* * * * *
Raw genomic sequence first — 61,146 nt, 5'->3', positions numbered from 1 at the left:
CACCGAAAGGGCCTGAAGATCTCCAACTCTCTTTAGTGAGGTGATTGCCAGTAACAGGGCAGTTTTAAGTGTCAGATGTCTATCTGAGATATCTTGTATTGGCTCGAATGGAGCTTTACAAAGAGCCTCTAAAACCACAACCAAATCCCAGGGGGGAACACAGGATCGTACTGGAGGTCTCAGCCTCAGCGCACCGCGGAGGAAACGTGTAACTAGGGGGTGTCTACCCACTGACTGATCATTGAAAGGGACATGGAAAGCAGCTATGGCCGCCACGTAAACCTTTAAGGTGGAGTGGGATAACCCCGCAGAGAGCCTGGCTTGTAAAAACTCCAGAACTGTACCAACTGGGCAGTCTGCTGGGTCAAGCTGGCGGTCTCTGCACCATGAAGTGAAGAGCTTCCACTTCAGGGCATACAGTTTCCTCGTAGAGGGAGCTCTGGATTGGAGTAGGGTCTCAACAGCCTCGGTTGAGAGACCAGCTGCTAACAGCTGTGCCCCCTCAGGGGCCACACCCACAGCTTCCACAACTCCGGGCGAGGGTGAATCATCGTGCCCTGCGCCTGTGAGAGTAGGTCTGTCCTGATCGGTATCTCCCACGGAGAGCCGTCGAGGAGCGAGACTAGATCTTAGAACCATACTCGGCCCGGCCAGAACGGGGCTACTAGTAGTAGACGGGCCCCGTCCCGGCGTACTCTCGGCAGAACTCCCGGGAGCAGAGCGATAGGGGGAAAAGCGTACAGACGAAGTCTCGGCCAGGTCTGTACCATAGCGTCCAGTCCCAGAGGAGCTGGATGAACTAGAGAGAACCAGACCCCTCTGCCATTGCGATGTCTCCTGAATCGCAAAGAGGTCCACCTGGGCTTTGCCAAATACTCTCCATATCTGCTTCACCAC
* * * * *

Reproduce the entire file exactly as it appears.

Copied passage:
Raw genomic sequence first — 61,146 nt, 5'->3', positions numbered from 1 at the left:
CACCGAAAGGGCCTGAAGATCTCCAACTCTCTTTAGTGAGGTGATTGCCAGTAACAGGGCAGTTTTAAGTGTCAGATGTCTATCTGAGATATCTTGTATTGGCTCGAATGGAGCTTTACAAAGAGCCTCTAAAACCACAACCAAATCCCAGGGGGGAACACAGGATCGTACTGGAGGTCTCAGCCTCAGCGCACCGCGGAGGAAACGTGTAACTAGGGGGTGTCTACCCACTGACTGATCATTGAAAGGGACATGGAAAGCAGCTATGGCCGCCACGTAAACCTTTAAGGTGGAGTGGGATAACCCCGCAGAGAGCCTGGCTTGTAAAAACTCCAGAACTGTACCAACTGGGCAGTCTGCTGGGTCAAGCTGGCGGTCTCTGCACCATGAAGTGAAGAGCTTCCACTTCAGGGCATACAGTTTCCTCGTAGAGGGAGCTCTGGATTGGAGTAGGGTCTCAACAGCCTCGGTTGAGAGACCAGCTGCTAACAGCTGTGCCCCCTCAGGGGCCACACCCACAGCTTCCACAACTCCGGGCGAGGGTGAATCATCGTGCCCTGCGCCTGTGAGAGTAGGTCTGTCCTGATCGGTATCTCCCACGGAGAGCCGTCGAGGAGCGAGACTAGATCTTAGAACCATACTCGGCCCGGCCAGAACGGGGCTACTAGTAGTAGACGGGCCCCGTCCCGGCGTACTCTCGGCAGAACTCCCGGGAGCAGAGCGATAGGGGGAAAAGCGTACAGACGAAGTCTCGGCCAGGTCTGTACCATAGCGTCCAGTCCCAGAGGAGCTGGATGAACTAGAGAGAACCAGACCCCTCTGCCATTGCGATGTCTCCTGAATCGCAAAGAGGTCCACCTGGGCTTTGCCAAATACTCTCCATATCTGCTTCACCAC